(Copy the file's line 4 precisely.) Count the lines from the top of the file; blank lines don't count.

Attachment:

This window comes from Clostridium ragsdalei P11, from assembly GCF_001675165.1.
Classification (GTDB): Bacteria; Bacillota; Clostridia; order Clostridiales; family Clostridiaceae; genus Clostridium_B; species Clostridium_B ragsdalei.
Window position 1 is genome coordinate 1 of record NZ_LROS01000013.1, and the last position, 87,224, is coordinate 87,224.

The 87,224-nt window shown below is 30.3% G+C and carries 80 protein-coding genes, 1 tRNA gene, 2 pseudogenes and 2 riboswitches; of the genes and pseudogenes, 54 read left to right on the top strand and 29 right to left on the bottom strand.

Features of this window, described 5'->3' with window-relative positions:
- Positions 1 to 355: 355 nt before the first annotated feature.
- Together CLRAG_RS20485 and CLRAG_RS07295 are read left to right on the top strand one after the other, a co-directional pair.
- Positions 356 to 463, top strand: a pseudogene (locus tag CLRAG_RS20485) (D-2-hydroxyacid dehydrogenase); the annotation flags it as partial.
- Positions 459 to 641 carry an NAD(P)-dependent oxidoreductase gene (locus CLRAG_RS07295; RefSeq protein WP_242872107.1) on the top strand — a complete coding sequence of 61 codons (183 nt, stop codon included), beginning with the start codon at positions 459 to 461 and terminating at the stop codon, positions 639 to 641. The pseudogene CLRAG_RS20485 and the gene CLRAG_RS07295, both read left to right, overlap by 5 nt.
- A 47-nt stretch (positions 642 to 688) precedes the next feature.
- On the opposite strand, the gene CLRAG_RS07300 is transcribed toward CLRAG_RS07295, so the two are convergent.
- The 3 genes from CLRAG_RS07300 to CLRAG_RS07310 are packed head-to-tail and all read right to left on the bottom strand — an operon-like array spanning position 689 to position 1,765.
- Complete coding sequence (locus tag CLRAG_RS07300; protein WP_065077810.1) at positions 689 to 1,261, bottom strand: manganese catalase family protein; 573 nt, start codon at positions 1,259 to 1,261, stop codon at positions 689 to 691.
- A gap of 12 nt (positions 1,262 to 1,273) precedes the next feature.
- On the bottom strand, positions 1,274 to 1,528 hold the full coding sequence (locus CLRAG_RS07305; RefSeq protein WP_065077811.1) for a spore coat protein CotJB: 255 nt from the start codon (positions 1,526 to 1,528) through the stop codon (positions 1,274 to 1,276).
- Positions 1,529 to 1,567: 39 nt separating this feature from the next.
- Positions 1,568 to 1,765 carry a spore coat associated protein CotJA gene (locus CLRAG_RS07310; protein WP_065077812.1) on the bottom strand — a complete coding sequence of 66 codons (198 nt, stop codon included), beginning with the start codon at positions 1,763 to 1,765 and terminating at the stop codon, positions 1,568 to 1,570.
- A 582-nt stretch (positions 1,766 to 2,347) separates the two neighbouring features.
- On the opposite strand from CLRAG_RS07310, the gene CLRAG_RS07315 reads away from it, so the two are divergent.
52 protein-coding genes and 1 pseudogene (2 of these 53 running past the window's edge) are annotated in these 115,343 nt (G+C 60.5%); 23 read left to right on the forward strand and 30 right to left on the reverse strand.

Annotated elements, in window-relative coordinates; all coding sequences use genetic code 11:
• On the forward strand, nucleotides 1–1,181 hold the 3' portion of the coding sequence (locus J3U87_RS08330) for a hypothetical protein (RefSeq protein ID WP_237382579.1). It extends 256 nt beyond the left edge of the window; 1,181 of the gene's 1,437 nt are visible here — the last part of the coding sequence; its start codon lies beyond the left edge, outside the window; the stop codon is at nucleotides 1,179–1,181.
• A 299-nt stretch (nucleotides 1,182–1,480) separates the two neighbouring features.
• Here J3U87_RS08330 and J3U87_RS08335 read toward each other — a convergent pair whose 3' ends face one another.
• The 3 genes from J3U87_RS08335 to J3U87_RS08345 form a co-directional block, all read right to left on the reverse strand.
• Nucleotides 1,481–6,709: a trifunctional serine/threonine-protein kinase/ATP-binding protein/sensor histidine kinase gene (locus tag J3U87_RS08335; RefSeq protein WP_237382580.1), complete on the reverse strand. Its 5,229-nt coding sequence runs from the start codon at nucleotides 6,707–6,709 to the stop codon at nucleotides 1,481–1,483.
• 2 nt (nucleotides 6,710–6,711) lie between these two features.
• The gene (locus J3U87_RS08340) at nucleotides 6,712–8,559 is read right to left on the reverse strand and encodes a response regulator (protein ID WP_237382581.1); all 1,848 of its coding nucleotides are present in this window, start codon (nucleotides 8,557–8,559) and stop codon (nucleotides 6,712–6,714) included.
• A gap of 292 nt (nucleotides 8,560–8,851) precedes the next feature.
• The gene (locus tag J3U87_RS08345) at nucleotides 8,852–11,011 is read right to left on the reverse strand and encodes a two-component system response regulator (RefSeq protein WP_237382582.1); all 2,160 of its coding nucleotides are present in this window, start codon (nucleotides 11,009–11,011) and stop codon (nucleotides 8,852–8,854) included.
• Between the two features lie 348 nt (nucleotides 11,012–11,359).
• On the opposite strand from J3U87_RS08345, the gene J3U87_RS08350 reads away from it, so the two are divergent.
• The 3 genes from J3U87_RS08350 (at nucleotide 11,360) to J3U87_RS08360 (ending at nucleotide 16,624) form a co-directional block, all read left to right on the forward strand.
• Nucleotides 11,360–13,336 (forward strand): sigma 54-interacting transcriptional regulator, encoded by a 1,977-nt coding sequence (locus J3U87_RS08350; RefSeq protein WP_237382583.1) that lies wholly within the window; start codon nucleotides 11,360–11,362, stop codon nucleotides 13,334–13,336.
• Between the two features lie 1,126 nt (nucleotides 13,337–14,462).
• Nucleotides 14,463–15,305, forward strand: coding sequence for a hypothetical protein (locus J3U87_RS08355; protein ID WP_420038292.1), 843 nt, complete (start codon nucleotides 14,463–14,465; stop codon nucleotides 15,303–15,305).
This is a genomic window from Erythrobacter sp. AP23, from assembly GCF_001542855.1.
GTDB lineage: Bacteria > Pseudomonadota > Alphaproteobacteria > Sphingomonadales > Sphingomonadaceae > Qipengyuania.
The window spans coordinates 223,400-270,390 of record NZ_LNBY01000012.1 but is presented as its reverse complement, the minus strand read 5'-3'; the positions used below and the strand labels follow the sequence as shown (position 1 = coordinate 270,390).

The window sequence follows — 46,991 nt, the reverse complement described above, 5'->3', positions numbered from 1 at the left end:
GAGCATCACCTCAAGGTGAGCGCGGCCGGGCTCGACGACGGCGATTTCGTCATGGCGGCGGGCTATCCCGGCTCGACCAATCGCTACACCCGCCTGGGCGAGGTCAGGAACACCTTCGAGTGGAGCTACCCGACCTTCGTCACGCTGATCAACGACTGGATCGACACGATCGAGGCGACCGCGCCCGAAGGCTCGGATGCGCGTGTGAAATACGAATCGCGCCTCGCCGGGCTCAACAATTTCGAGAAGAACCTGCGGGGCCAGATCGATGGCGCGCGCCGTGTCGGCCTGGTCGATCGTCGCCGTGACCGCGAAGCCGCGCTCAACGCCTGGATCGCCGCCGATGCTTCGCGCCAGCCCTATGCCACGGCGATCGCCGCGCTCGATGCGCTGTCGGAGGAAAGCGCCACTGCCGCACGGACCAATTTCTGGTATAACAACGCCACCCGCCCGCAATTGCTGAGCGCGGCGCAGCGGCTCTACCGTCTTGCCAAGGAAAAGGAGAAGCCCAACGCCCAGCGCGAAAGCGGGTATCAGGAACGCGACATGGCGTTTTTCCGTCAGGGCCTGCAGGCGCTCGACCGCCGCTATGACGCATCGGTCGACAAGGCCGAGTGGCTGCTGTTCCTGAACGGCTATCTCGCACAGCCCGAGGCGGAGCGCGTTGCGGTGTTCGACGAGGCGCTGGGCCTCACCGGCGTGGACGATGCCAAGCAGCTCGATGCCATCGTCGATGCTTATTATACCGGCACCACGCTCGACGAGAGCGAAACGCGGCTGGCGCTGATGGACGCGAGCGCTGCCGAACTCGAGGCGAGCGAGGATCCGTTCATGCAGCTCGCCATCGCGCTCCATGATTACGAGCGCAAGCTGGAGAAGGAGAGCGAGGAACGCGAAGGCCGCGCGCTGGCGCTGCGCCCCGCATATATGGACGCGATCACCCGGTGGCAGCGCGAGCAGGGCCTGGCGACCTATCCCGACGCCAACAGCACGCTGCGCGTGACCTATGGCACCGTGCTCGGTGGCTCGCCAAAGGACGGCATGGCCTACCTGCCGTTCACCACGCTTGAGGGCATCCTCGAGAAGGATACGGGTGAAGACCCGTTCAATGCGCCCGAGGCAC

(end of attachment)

The 87,224-nt window shown below is 30.3% G+C and carries 80 protein-coding genes, 1 tRNA gene, 2 pseudogenes and 2 riboswitches; of the genes and pseudogenes, 54 read left to right on the top strand and 29 right to left on the bottom strand.